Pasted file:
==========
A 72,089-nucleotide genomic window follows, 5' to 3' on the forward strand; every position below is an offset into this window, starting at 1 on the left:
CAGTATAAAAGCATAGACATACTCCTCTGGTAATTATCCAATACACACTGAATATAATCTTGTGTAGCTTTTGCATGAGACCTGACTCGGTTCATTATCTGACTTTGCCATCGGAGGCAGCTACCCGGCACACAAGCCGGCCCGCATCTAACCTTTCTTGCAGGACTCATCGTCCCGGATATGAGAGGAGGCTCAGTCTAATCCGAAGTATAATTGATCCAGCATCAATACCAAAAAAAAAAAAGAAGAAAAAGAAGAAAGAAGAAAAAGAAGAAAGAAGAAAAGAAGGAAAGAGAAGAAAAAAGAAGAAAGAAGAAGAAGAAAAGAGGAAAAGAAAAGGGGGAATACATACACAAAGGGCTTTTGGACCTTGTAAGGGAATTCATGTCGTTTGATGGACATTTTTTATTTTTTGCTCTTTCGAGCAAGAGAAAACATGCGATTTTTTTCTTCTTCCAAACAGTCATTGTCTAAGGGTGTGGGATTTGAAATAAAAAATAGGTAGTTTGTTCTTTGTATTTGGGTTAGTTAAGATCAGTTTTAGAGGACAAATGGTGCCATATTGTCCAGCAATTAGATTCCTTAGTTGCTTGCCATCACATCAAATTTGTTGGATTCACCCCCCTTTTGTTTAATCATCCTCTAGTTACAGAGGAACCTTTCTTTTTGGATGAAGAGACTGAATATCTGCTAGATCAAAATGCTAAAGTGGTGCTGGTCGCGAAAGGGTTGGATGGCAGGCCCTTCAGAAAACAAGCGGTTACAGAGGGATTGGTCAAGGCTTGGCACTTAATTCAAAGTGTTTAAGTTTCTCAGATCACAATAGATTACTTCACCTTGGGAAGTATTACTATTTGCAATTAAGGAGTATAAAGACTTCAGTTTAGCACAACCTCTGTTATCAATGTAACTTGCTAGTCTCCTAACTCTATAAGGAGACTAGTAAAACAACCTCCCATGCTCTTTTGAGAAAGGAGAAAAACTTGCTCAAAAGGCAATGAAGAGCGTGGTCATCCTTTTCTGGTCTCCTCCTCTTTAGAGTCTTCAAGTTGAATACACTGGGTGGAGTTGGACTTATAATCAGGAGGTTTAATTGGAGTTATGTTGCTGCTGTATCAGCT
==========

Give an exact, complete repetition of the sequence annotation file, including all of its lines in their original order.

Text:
A 72,089-nucleotide genomic window follows, 5' to 3' on the forward strand; every position below is an offset into this window, starting at 1 on the left:
CAGTATAAAAGCATAGACATACTCCTCTGGTAATTATCCAATACACACTGAATATAATCTTGTGTAGCTTTTGCATGAGACCTGACTCGGTTCATTATCTGACTTTGCCATCGGAGGCAGCTACCCGGCACACAAGCCGGCCCGCATCTAACCTTTCTTGCAGGACTCATCGTCCCGGATATGAGAGGAGGCTCAGTCTAATCCGAAGTATAATTGATCCAGCATCAATACCAAAAAAAAAAAAGAAGAAAAAGAAGAAAGAAGAAAAAGAAGAAAGAAGAAAAGAAGGAAAGAGAAGAAAAAAGAAGAAAGAAGAAGAAGAAAAGAGGAAAAGAAAAGGGGGAATACATACACAAAGGGCTTTTGGACCTTGTAAGGGAATTCATGTCGTTTGATGGACATTTTTTATTTTTTGCTCTTTCGAGCAAGAGAAAACATGCGATTTTTTTCTTCTTCCAAACAGTCATTGTCTAAGGGTGTGGGATTTGAAATAAAAAATAGGTAGTTTGTTCTTTGTATTTGGGTTAGTTAAGATCAGTTTTAGAGGACAAATGGTGCCATATTGTCCAGCAATTAGATTCCTTAGTTGCTTGCCATCACATCAAATTTGTTGGATTCACCCCCCTTTTGTTTAATCATCCTCTAGTTACAGAGGAACCTTTCTTTTTGGATGAAGAGACTGAATATCTGCTAGATCAAAATGCTAAAGTGGTGCTGGTCGCGAAAGGGTTGGATGGCAGGCCCTTCAGAAAACAAGCGGTTACAGAGGGATTGGTCAAGGCTTGGCACTTAATTCAAAGTGTTTAAGTTTCTCAGATCACAATAGATTACTTCACCTTGGGAAGTATTACTATTTGCAATTAAGGAGTATAAAGACTTCAGTTTAGCACAACCTCTGTTATCAATGTAACTTGCTAGTCTCCTAACTCTATAAGGAGACTAGTAAAACAACCTCCCATGCTCTTTTGAGAAAGGAGAAAAACTTGCTCAAAAGGCAATGAAGAGCGTGGTCATCCTTTTCTGGTCTCCTCCTCTTTAGAGTCTTCAAGTTGAATACACTGGGTGGAGTTGGACTTATAATCAGGAGGTTTAATTGGAGTTATGTTGCTGCTGTATCAGCT